February 15, 2017 § Leave a comment
We spend a glorious summer in historic Harvard,
where I write a musical burlesque that opens and folds.
In the fall we migrate to the South Shore,
where I work menial jobs and try to write a screenplay
(while Sandra mothers, scrimps to make ends meet),
then go on the dole to qualify for a CETA job
that leads me to Susanna Rowson.
Sandra, pregnant, goes home for the summer,
while I remain to write, produce, and direct an outdoor drama.
His HarvardHouse is history, but
Peter remains in Harvard Town and welcomes us
to share the rented house he shares with Doug.
We three put out heads together and produce a rollicking lampoon
on the Nixon White House and the World.
A rich older woman using a pseudonym
hires me to revise and update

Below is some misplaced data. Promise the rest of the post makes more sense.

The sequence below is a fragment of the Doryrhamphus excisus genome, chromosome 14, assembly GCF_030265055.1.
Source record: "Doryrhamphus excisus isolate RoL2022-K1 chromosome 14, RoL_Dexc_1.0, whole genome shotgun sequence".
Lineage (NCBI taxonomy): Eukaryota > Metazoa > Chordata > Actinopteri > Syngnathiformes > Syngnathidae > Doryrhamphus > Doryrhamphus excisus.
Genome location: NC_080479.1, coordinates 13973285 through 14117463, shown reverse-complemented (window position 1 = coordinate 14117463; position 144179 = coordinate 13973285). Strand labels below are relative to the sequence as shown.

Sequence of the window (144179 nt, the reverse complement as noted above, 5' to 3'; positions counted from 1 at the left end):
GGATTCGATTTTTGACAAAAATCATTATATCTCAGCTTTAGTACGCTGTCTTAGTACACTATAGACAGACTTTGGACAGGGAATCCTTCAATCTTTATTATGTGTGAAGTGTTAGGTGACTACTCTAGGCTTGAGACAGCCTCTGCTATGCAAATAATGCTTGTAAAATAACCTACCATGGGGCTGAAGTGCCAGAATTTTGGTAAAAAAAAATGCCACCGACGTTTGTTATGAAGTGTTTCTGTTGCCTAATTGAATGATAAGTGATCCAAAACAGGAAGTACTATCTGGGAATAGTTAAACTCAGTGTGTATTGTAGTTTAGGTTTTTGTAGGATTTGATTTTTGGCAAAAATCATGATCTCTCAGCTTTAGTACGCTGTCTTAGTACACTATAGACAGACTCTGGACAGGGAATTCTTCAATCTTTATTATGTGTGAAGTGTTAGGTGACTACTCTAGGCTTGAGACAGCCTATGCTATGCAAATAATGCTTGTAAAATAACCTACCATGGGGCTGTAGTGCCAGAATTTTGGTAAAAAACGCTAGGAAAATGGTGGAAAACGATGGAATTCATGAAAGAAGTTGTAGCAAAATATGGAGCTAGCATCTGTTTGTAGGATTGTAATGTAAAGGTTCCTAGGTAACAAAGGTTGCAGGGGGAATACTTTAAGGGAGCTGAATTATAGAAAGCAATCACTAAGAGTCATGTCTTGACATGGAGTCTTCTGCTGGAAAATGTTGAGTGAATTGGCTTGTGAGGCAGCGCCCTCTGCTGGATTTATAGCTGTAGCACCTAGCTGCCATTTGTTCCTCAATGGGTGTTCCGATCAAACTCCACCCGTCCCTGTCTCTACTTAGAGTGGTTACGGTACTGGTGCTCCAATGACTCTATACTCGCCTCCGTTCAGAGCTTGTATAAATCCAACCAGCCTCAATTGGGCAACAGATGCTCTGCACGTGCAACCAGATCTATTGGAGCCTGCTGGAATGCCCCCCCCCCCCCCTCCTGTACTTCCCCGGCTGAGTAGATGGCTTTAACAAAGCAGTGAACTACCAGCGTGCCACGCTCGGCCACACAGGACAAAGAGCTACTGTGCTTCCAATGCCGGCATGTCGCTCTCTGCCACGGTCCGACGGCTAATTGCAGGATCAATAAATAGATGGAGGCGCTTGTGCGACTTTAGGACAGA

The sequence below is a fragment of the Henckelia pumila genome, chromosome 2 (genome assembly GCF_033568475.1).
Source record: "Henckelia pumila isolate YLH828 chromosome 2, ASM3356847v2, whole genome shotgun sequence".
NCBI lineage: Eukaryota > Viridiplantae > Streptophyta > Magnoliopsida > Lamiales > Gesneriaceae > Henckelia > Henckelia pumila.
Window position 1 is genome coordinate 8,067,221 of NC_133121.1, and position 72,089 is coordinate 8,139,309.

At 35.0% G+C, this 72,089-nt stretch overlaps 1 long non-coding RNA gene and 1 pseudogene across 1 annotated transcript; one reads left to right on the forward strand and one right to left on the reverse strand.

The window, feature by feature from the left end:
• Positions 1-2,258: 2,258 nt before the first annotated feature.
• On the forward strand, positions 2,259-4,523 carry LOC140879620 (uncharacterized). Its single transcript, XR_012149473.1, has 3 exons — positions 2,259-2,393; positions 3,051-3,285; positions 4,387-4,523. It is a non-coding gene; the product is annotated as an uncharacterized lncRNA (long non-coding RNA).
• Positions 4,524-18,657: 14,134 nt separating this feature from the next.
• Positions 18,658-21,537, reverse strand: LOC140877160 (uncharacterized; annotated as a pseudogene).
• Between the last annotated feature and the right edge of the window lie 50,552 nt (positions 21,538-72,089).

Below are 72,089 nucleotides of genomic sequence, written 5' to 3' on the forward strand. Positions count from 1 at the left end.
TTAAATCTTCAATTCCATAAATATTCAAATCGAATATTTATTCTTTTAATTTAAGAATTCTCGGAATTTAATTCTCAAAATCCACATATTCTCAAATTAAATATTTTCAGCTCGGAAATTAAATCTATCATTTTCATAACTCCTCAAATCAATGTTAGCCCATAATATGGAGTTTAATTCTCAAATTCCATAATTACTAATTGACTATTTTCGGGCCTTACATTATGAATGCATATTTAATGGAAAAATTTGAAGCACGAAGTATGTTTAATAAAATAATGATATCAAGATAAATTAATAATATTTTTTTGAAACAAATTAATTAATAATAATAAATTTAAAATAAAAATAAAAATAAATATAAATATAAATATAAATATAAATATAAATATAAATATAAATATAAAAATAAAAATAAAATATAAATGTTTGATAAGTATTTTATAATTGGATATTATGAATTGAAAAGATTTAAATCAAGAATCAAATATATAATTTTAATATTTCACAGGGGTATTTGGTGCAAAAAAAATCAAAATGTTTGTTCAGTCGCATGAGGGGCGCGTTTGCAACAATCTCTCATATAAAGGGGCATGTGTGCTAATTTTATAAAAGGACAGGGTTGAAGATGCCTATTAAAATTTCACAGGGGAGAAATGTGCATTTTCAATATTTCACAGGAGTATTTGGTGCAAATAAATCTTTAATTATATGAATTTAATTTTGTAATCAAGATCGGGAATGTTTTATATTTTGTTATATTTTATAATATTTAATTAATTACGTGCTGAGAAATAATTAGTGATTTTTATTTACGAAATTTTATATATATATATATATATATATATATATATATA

a 1940’s noir I’ve never heard of and cannot recall.
I knock off the first draft in three weeks,
for which I’m generously rewarded.
The revision is unfinished six months later when I call it quits.
Another missed opportunity—my patron is Lesley Stahl’s mother.
Hard times take us to the coast,
where I slave over the screenplay,
work part-time jobs, substitute teach—
anything to keep the wolf from the door.
Sandra bakes bread, makes yogurt and granola, crochets and sews.
Hallie’s the joy (and trouble) that binds us together.
Not long after Christmas we’re on Welfare.
Welfare qualifies me for a government (CETA) job
that introduces me to the heroine (from Hull)
of the Bicentennial play I imagine and pitch
to Judeth Wiers, who engages half the town in its production
out-of-doors, on Telegraph Hill, overlooking the Bay.
Author and director, I’m the center of attention.
Meanwhile, Sandra’s pregnant, and when the summer renters arrive—
just when the ball starts rolling—she takes Hallie to PG.
In many ways, this summer is the apex of my success in life
all my creative juices flowing, energy, self-assurance,
focused on an impossible dream come true, a miracle in fact.
And another road not taken.